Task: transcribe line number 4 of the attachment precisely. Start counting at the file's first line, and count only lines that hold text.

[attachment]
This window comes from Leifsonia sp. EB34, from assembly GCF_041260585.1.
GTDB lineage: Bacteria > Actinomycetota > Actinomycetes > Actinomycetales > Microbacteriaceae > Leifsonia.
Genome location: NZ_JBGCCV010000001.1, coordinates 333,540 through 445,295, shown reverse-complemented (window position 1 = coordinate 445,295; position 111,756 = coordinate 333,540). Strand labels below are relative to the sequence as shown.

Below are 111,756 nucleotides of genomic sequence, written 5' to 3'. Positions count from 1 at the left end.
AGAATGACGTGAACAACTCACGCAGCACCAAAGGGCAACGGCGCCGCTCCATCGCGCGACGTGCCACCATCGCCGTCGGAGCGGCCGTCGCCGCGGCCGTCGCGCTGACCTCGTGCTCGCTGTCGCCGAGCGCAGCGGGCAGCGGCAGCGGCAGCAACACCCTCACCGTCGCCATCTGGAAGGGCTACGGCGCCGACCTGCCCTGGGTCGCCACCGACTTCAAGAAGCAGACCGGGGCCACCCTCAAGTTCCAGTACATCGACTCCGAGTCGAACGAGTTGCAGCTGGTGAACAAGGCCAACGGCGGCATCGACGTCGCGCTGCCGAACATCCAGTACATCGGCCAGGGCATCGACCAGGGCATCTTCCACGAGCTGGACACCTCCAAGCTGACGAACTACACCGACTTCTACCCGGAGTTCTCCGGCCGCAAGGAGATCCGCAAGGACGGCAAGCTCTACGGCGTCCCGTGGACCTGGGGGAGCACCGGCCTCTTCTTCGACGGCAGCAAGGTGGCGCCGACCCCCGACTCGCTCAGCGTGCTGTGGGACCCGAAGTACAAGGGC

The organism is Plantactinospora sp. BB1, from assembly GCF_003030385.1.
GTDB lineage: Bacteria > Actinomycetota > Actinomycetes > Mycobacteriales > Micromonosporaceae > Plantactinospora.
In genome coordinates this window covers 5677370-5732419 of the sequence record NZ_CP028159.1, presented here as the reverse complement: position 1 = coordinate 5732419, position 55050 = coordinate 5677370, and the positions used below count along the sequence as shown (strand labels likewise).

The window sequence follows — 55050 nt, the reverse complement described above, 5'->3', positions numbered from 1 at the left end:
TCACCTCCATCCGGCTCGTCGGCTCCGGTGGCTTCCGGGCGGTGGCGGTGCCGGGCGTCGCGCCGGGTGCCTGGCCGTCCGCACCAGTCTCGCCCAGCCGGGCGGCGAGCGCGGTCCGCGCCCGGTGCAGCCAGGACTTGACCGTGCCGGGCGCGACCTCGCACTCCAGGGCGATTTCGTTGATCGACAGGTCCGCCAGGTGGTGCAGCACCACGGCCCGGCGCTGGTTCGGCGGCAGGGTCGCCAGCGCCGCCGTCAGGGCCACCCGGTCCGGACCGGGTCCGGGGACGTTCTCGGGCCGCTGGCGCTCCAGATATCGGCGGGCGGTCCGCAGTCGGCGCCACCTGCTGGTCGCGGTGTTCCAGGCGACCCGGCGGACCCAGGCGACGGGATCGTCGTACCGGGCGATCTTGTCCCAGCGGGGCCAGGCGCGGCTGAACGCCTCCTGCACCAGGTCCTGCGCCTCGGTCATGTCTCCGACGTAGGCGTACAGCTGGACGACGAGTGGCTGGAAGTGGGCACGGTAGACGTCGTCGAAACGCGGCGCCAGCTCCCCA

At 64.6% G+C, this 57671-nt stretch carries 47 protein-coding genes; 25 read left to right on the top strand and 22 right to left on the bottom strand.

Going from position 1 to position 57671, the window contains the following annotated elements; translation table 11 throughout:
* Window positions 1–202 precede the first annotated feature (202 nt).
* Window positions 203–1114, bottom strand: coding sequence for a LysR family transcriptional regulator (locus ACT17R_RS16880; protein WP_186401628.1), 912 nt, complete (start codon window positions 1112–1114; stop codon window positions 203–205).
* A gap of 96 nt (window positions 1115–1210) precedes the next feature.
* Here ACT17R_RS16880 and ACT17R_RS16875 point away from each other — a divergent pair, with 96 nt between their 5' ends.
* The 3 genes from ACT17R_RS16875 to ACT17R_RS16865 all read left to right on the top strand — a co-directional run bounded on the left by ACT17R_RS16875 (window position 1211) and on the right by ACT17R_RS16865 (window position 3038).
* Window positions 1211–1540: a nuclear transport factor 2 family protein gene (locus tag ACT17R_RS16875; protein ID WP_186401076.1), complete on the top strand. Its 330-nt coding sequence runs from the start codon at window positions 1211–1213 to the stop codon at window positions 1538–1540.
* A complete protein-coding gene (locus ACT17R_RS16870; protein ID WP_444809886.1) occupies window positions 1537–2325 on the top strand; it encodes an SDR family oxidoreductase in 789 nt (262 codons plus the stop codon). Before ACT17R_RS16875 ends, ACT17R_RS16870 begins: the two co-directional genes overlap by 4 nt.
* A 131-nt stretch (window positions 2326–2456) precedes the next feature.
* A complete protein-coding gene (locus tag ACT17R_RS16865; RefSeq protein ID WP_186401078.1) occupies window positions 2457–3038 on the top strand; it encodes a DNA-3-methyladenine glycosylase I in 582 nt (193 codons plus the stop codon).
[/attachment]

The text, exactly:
Below are 111,756 nucleotides of genomic sequence, written 5' to 3'. Positions count from 1 at the left end.